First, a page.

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Man gets 60 days for ‘medicinal’ marijuana possession

BY Sarah smith

A defiant David Patterson vowed that he would not stop smoking pot as he was led in handcuffs to begin his jail sentence for marijuana possession.

A Hubbard County jury convicted the Laporte man in February of possessing seven pounds of marijuana with intent to distribute it.

His guilt was never in doubt. Patterson admitted refining the cannabis into a healing oil that he said has been used for centuries, since Biblical times, to cure ailments such as the Crohn’s Disease he suffers from. Skin cancer can be cured in four days, he told Judge Paul Rasmussen in an impassioned plea Monday in court.

A 12-member jury convicted Patterson of two counts of Fifth Degree Drug Possession in less than 30 minutes.

“I’ve got to watch my relatives die when I can’t make medicine for them,” Patterson implored the court.

“I’m not a criminal,” he added. “It’s crazy that I’ve been forced to act like I am.”

Rasmussen sentenced him to a year and a day in jail, which will be stayed except for 60 days.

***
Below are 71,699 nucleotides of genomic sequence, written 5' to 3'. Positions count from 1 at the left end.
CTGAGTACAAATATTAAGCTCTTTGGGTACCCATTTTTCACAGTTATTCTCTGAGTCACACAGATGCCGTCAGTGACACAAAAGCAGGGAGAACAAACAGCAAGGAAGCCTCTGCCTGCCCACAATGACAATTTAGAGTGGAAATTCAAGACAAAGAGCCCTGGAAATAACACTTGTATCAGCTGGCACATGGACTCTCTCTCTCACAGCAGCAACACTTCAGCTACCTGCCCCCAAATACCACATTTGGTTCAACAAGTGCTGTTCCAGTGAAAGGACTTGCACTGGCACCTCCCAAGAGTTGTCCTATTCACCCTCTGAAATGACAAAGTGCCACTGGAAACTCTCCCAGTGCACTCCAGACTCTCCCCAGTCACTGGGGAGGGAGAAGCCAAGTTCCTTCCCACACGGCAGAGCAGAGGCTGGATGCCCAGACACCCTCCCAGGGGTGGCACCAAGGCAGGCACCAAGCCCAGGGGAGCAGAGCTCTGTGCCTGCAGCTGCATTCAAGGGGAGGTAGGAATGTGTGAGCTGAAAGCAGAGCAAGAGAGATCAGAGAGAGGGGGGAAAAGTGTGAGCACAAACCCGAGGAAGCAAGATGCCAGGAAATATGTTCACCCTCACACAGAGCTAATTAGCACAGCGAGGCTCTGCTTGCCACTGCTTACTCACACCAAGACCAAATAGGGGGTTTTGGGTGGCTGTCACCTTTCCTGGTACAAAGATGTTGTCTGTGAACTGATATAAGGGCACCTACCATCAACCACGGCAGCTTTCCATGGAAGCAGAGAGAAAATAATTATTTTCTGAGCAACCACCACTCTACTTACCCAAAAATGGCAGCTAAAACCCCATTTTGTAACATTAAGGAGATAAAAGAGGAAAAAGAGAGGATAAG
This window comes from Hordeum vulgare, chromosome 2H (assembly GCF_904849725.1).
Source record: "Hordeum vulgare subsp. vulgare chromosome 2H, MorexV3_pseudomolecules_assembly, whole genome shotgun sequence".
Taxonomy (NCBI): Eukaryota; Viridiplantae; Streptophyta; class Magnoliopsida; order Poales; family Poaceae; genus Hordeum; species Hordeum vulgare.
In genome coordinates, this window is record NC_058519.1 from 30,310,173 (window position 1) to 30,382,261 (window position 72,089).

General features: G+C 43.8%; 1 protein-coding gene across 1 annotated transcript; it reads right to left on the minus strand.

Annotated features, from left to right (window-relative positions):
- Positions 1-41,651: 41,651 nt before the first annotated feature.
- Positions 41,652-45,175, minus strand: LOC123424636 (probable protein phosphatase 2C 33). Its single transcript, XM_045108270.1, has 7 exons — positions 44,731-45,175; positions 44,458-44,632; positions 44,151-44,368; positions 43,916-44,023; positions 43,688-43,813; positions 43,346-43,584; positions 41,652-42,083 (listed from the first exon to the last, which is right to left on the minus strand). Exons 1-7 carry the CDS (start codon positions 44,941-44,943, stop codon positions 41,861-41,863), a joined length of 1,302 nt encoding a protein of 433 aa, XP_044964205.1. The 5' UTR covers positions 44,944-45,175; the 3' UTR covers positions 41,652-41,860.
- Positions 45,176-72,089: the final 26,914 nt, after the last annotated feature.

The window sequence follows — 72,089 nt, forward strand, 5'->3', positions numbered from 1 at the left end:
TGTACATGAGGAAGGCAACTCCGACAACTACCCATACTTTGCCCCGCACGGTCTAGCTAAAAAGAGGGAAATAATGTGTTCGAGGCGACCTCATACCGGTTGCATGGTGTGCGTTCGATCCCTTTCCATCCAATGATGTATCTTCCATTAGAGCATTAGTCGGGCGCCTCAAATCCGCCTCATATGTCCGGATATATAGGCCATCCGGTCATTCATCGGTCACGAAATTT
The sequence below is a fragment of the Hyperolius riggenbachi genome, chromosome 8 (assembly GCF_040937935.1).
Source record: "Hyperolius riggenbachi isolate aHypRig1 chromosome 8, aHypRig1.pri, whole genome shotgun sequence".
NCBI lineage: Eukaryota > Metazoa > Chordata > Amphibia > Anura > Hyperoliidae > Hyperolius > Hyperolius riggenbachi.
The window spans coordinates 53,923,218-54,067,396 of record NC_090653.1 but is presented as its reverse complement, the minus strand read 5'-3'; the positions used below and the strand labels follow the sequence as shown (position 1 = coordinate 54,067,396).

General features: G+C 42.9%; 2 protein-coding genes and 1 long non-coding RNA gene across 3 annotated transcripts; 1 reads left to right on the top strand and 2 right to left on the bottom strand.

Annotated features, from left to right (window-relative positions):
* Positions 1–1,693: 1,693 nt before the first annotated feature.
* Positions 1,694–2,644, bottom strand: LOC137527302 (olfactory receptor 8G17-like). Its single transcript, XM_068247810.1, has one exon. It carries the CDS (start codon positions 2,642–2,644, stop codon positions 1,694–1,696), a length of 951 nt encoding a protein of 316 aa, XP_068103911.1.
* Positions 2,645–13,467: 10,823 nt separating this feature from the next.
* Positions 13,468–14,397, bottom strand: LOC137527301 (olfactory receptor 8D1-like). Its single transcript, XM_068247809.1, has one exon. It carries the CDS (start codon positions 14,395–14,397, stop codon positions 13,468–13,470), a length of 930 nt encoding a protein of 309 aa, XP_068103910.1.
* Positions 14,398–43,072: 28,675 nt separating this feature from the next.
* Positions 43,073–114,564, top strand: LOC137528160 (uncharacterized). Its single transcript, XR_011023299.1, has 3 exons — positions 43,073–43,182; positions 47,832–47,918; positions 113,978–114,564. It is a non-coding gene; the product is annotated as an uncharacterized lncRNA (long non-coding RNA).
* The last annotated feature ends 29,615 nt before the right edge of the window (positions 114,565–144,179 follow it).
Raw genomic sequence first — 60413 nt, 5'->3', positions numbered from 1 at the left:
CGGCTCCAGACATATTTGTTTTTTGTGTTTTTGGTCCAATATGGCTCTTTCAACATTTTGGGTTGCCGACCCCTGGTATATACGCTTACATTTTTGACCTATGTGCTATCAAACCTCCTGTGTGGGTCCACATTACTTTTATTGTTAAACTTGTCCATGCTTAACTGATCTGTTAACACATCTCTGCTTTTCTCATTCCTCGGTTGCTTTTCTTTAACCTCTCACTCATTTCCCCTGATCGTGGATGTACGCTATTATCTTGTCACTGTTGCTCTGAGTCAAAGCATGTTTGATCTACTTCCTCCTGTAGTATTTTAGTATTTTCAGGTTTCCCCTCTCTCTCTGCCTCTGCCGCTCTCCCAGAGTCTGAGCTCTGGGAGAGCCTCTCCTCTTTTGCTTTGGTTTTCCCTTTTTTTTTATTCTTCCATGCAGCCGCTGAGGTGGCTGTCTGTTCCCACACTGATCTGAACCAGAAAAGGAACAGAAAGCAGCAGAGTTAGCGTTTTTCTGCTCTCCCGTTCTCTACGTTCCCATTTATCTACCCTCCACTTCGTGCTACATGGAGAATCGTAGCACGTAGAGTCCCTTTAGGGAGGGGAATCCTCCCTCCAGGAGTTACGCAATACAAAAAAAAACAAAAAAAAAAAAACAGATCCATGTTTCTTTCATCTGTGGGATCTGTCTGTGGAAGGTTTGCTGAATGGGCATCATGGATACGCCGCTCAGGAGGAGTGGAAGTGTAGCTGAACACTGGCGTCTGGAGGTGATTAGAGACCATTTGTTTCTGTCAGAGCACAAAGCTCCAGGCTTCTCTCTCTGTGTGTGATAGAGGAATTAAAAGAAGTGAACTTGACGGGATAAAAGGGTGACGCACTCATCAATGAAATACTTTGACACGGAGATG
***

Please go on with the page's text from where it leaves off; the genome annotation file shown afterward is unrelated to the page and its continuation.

He will be on supervised probation for five years. During that time, he is not to use or possess drugs and must submit to random checks.

Patterson said he fears for his health if he cannot use cannabis.

“Oxycontin is poison,” he said, referring to traditional medicine used to treat his ailments.

He said in sentencing him to jail, the court was depriving him “of my Constitutional right to protect people from harm.”

His attorney, Frank Bibeau, said after the sentencing that Patterson has helped people suffering from various ailments and was not a typical drug dealer “like 100 of them out there.”

One of Patterson’s neighbors showed up in court to testify on his behalf but Rasmussen said it was not necessary.

Patterson truly believes in the healing power of cannabis, Bibeau said.

The defendant was arrested recently for having marijuana in a motor vehicle, 10 days after his trial. That case is pending.

“He has no reservations about continuing to smoke marijuana on a daily basis,” said Hubbard County Attorney Don Dearstyne, in asking for the year’s sentence.

As laws legalizing marijuana are liberalized throughout the state and nation, Bibeau said he hopes someday his client can be pardoned.

Sarah Smith

Sarah Smith is the outdoors editor. She covers courts, business and breaking news in addition to outdoors events.

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